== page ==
Vision Systems Applications

Machine vision systems are efficient enough to do 100% online inspection resulting in enhanced product quality, higher product yields and lower production costs. Consistent product quality and appearance will result in high and consistent customer satisfaction and a large market share.

Here are a few areas where machine vision systems are used:

1. Hazard Analysis Critical Control Point

The most common application of machine vision systems in production and packaging is the monitoring of product quality on the manufacturing or assembly line. Quality assurance is an essential part in the success of a commercial product. One way of improving product quality is the implementation of a “Hazard Analysis Critical Control Point” or HACCP that aims to prevent hazards in food manufacturing. There are 7 steps in creating this plan:

  • Conduct a hazard analysis
  • Identify the critical control points
  • Establish the critical limits of each of the critical control points
  • Create the critical control point monitoring requirements
  • Establish all the required corrective actions
  • Establish the record keeping steps and procedures
  • Establish the procedures for ensuring the HACCP system is working as planned

You can monitor the established critical control points by taking advantage of machine vision systems. If machine vision is used, cameras are placed at all the predetermined critical control points. The system can also record the number and percentage of flaws at a specific critical control point that can satisfy a portion of the record keeping procedures. A machine vision system can ensure the quality and the integrity of the package or product when HACCP is properly implemented. But you have to remember that every industry, packaging and product line will have their own critical points.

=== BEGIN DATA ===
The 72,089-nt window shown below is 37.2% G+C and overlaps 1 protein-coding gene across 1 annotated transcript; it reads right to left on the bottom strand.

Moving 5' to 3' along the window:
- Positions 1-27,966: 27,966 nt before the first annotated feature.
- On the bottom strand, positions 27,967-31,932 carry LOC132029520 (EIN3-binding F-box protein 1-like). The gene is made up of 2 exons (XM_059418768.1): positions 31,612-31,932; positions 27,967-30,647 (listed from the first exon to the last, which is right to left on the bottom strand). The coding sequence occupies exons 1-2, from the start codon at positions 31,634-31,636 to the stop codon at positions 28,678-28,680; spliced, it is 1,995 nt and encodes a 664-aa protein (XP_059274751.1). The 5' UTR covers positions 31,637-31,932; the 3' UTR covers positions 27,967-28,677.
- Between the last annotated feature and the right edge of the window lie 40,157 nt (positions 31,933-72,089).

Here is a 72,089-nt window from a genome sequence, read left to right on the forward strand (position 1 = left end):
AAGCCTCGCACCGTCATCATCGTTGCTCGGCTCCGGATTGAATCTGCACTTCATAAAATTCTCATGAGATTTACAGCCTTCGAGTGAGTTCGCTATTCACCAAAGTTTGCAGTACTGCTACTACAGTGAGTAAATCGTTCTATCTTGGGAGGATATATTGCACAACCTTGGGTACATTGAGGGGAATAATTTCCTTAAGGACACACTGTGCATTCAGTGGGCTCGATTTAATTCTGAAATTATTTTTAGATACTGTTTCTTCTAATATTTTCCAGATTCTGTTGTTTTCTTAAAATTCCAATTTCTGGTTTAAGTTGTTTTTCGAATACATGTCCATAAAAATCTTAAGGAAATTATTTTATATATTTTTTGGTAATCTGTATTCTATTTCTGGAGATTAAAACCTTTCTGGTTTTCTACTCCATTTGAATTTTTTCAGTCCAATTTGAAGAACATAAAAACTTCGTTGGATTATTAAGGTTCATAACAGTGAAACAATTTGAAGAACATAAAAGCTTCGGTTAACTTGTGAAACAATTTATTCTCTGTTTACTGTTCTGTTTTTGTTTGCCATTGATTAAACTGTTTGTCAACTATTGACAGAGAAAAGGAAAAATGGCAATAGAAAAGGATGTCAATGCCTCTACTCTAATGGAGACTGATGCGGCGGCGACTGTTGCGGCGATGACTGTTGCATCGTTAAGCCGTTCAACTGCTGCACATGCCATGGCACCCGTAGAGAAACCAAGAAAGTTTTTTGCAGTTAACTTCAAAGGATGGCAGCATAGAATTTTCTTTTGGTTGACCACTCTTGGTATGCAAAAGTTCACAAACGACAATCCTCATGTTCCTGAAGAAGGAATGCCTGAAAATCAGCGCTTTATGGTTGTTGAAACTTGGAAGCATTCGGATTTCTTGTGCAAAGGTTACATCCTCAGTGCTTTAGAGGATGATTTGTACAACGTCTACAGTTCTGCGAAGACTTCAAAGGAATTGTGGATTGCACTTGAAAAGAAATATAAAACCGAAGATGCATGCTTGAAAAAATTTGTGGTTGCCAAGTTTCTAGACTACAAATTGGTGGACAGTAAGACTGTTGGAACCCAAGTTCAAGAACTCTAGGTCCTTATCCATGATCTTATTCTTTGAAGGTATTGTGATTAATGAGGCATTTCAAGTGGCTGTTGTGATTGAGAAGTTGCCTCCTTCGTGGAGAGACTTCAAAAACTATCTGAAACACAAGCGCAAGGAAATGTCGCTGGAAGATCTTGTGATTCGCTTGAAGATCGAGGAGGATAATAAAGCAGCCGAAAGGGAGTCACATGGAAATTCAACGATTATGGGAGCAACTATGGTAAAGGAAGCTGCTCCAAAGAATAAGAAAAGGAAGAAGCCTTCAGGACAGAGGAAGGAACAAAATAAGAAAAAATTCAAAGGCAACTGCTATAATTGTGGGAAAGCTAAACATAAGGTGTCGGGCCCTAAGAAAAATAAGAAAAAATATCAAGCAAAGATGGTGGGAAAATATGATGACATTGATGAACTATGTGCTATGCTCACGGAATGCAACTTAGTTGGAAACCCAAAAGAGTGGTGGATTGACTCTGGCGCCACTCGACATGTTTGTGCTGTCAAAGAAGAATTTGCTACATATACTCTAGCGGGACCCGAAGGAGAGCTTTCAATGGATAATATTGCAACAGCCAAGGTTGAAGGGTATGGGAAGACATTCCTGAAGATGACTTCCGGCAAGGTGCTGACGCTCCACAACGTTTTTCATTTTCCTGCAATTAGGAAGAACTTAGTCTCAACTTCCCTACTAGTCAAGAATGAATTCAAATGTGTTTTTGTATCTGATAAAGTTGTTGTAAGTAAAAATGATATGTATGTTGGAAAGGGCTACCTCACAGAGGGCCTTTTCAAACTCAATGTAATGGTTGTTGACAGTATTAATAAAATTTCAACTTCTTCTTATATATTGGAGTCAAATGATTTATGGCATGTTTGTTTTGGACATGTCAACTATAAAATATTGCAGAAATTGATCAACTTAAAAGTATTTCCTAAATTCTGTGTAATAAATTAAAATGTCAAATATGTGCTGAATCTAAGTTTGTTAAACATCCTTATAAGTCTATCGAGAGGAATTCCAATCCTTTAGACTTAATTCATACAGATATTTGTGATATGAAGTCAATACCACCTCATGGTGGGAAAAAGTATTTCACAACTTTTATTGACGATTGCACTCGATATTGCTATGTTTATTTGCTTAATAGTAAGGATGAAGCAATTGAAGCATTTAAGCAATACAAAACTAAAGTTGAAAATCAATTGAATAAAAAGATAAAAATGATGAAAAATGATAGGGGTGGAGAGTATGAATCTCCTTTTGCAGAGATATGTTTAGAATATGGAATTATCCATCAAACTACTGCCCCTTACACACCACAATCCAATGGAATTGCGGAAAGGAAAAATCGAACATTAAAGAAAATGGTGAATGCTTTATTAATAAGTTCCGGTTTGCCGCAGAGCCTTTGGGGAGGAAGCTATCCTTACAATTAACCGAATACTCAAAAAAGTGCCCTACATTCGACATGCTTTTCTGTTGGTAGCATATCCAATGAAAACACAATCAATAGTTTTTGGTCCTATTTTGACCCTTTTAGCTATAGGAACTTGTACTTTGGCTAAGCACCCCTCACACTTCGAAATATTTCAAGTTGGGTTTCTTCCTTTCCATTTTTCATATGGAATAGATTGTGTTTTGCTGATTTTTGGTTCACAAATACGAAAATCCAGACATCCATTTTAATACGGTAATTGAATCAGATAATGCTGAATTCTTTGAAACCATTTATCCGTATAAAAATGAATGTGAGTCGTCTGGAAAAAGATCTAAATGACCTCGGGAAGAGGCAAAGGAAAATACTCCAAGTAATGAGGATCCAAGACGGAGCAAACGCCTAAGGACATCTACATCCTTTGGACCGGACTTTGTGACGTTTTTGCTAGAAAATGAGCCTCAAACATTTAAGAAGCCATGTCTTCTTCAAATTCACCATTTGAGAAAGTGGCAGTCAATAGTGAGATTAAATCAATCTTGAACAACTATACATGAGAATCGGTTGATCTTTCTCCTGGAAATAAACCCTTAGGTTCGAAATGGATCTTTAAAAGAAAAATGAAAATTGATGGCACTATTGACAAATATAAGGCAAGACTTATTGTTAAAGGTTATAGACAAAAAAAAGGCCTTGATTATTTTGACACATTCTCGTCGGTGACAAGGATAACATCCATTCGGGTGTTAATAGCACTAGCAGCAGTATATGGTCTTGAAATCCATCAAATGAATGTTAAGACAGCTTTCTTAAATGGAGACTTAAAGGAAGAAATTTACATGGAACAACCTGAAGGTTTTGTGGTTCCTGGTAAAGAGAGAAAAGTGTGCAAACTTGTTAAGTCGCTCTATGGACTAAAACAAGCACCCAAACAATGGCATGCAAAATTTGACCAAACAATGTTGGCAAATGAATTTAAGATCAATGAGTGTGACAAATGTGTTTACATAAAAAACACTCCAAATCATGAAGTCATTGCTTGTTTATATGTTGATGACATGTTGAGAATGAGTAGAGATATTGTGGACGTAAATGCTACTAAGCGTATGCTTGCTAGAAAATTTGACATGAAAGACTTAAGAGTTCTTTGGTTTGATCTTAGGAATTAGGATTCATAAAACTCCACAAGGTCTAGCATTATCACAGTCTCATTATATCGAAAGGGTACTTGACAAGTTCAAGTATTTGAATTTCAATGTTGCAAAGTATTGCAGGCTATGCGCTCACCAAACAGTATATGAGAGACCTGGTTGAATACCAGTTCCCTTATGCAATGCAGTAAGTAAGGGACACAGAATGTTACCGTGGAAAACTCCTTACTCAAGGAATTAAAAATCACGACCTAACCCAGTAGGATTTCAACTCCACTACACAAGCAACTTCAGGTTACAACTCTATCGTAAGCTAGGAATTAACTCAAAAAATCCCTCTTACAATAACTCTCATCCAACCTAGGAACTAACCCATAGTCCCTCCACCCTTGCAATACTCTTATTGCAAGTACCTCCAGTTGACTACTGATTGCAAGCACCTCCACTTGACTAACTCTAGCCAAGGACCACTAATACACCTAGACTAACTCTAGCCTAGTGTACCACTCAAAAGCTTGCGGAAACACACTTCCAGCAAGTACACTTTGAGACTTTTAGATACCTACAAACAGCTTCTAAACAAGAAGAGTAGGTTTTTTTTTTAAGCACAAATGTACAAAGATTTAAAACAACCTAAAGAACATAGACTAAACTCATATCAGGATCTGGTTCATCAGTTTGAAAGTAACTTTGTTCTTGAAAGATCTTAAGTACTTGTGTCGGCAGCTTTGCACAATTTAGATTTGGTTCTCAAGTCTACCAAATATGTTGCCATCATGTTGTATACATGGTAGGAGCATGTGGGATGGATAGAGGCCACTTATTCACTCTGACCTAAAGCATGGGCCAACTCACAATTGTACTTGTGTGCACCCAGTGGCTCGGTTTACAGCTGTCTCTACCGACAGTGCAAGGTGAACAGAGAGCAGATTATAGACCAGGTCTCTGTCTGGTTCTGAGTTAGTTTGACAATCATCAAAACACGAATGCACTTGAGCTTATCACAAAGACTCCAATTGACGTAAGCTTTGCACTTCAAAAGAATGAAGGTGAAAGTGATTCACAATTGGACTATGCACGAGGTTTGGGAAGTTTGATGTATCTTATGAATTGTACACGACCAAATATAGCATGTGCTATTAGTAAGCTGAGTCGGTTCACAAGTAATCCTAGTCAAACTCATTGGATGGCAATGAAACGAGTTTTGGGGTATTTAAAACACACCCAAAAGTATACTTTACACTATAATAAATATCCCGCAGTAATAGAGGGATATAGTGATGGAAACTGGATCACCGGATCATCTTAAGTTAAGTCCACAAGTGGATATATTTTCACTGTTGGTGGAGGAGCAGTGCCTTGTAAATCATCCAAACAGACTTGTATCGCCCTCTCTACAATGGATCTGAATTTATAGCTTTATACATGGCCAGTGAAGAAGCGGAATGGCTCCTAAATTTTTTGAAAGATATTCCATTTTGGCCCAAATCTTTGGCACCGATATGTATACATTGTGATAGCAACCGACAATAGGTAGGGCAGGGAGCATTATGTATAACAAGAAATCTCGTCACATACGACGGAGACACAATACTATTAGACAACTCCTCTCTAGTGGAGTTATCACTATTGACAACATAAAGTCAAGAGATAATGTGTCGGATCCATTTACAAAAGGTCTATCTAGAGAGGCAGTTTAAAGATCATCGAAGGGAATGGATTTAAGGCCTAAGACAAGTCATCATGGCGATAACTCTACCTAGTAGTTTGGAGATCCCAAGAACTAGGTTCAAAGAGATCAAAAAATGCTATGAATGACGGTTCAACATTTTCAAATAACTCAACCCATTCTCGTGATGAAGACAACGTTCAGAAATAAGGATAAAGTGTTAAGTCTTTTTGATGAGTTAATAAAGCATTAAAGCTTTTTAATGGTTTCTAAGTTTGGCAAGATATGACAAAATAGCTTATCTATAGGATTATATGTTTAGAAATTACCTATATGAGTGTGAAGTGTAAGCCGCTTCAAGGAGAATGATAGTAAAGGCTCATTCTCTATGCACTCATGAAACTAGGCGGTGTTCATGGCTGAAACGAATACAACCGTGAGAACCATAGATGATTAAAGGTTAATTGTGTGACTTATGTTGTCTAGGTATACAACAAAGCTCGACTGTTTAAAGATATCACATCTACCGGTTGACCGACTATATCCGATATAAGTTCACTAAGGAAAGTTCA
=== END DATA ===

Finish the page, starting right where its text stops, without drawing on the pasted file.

Some of the more common machine vision systems major applications include inspection, verification, recognition, identification, and location analysis and data collection.

2. Inspection

Gauging and flaw detection are the 2 main types of inspection. Gauging inspection collects quantitative correlations to design data as a way of assuring the objects are within the accepted design specifications. Flaw detection or cosmetic inspection checks for unwanted defects.

3. Verification

Verification simply assures that the operation is running as designed and that there are no flaws in the line of production and fabrication.

4. Recognition

Recognition uses descriptors known to the machine that are associated with the object. This allows the system to identify that specific object on the line. Identification is almost the same as recognition, but the difference is that identification uses symbols found directly on the object to determine the category it belongs to. Identification and recognition are truly useful in a fast paced packaging environment.